Following his flight from Turkey, Bozkurt ended up in Stockholm, where he thought he could “hunker down” temporarily until he could return to Turkey “when all the noise settles down, chaos fades away and things calm down.”
But the noise and chaos never did die down and Bozkurt ended up setting up shop in Sweden where he now leads the Stockholm Center for Freedom, an NGO where, as Bozkurt puts it, “journalist colleagues and [himself] set up to track rights violations in Turkey, monitor court cases of journalists and document wrongdoings with a view of creating a record for a future accountability when the rule of law hopefully comes back to Turkey one day.”
Until then, Bozkurt has pledged to keep up his mission in exile, which poses dangers of its own when one’s opponent is Erdoğan.
The long arm of the AKP
While the “Erdoğan government silences critical, independent and opposition journalists by jailing them at home,” there is a separate set of dangers for critics of Turkey who flee to Europe.
As many Turkish expats can attest, once you have been accused of being an enemy of the AKP, the government will attempt to bring you back to Turkey. These extraditions range anywhere from legitimate legal processes, through Interpol and other law enforcement agencies, to kidnappings in even the most remote corners of the world — such as the most recent attempt in Mongolia. Turkey has even taken to sending intelligence agents to allied countries where Turks commonly seek asylum, such as Germany, to infiltrate local immigration systems.
Luckily for Bozkurt, he has remained safe from these brazen tactics, but that doesn’t mean he has been exempt from “various other forms” of intimidation by the Erdoğan government, as he described:
“One is with threats of doing harm to relatives back in Turkey. In my case, the police detained my 80-year-old mother who lives alone in Turkey and ransacked her place on my account. She was released after a day-long interrogation, but threats still persist.”
Beyond harassing his family, Bozkurt said, he is also subject to “routine threats from Erdoğan’s thugs all the time” including “from pro-Erdoğan people in the Turkish diaspora community in Sweden.”
Bozkurt is also publicly demonized by “the government propagandists” who replaced the real journalists in Turkey, who “openly call [for Bozkurt’s] assassination by Turkish intelligence on public TV programs,” which Bozkurt says is a result of his reporting that has “been exposing the clandestine and unlawful activities of the Turkish intelligence.” This assault by the media even includes “official government news agencies,” which “float [Bozkurt’s] picture in a wanted poster … Wild West style … on [their] homepage and social media accounts from time to time, calling me a terrorist and fugitive.”
— Abdullah Bozkurt (@abdbozkurt) July 15, 2017
“The goal” of all this, according to Bozkurt “is to silence you, even in exile,” because it is the only place the AKP doesn’t control the media. Bozkurt said of the current media situation in Turkey:
There is effectively no independent media left in Turkey. Many were taken over by the government and some bought off by Erdoğan family and business associates. Most were forced to toe the line with the government narrative and you can easily see almost identical headlines in most of them every day that often feature Erdoğan’s remarks from a day earlier. The coverage, angle, narrative and even the words they use are quite similar to each other.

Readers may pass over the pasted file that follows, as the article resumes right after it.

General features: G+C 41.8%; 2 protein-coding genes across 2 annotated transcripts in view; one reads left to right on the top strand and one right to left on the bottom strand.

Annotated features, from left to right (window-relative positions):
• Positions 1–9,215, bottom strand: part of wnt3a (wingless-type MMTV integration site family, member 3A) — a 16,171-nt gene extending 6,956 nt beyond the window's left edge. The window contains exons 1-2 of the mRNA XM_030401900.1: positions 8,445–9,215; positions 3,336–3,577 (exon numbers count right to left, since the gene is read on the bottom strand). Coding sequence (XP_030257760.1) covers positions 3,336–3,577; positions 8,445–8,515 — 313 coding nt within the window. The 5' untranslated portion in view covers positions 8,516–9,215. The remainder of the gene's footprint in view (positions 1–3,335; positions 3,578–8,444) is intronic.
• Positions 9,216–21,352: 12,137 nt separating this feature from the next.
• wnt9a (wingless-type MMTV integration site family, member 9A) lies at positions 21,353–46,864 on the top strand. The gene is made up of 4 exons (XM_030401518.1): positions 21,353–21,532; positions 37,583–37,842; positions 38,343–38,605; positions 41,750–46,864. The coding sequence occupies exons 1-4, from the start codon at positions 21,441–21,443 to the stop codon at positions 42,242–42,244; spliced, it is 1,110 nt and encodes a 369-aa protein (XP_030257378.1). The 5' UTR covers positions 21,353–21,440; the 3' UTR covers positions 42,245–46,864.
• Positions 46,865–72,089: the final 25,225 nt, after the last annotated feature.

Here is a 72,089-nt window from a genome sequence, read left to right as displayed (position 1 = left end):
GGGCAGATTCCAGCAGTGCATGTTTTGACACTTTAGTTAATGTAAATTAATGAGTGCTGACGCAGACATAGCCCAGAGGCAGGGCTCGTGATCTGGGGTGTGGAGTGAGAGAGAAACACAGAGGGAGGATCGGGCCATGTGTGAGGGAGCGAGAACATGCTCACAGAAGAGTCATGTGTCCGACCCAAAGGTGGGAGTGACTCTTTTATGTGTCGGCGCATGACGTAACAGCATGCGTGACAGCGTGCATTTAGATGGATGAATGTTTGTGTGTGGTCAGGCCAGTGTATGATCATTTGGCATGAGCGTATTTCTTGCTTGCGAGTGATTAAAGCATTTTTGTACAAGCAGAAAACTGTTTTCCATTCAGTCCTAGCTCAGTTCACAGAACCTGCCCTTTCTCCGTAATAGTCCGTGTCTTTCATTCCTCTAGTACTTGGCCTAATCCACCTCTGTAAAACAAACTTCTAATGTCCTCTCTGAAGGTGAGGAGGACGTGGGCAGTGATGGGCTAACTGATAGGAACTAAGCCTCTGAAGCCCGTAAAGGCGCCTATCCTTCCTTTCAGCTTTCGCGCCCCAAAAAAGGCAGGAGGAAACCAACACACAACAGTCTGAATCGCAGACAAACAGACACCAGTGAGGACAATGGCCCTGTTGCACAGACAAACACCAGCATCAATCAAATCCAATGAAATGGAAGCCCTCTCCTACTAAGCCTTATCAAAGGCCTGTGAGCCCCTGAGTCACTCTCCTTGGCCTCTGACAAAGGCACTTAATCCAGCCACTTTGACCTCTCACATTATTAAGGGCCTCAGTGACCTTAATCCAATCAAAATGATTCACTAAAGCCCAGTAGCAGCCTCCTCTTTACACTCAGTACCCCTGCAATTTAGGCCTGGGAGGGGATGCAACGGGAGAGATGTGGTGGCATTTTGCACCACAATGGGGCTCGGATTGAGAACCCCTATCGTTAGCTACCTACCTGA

None would dare writing on issues the government finds sensitive, such as corruption or the government’s aiding and abetting of Jihadist groups.
There are still a few media outlets left in Turkey that can be deemed as opposition print and broadcast media, but they have very limited reach to the public. They also suffer from a selective approach, going along with the government narrative on many issues but diverging on others. They do not represent any serious threat to the rule of Erdoğan and in fact their existence, one might argue, plays into the ruling party [AKP] hands in terms of creating a fear factor for AKP’s own supporters who may be willing to defect but [instead are made to fear] the opposition.
From time to time, we see legal actions against these outlets and journalists working there to sort of tame them and keep them in line.”
Yet Bozkurt refused to quit, because, as he says, “if you do, then they will win. I don’t want that” — which is why he has continued to report on the intrigue and corruption of post-coup Turkey.
Turkey after the coup
Bozkurt believes there were multiple motivations behind the false-flag coup operation, but high on the list was the excuse it provided Erdoğan to step up purges that did not start with the coup but began after Erdoğan’s 2011 landslide election victory, during which Erdoğan received almost 50 percent of votes … “and felt confident enough that he had harnessed enough power to make his move in turning Turkey into Islamist/neo-nationalist authoritarian regime,” Bozkurt says.
The purges were meant to vacate key positions in the government and have “taken a toll on the civil service, law enforcement agencies, and military, with the positions later filled by AKP loyalists or just left empty.”
One branch of the government to be hit especially hard was the Turkish Air Force, “which is the backbone of the Turkish defense doctrine,” according to Bozkurt. This was detrimental to the Turkish military in the opinion of many experts, including Bozkurt, who explained that the Air Force “was decimated when experienced pilots were purged summarily.”
The purges went so far that, according to Bozkurt, “even the F-16 plots who provided wing protection for Erdoğan’s presidential plane on the night of the coup … as well as those F-16 plots who crippled the Akinci air base where putschists allegedly set up … were all declared as terrorists and purged as well,” which Bozkurt says “reinforces the belief that this was not a real coup attempt at all.”
This internal restructuring was repeated in almost every area of the public sector which had any influence over the government and is why the military was so crucial. Since Turkey has a history of the military deep-state staging multiple real coups when a civilian government goes too far left or right, it was important to not just replace specialists like pilots, but also to nix the top brass.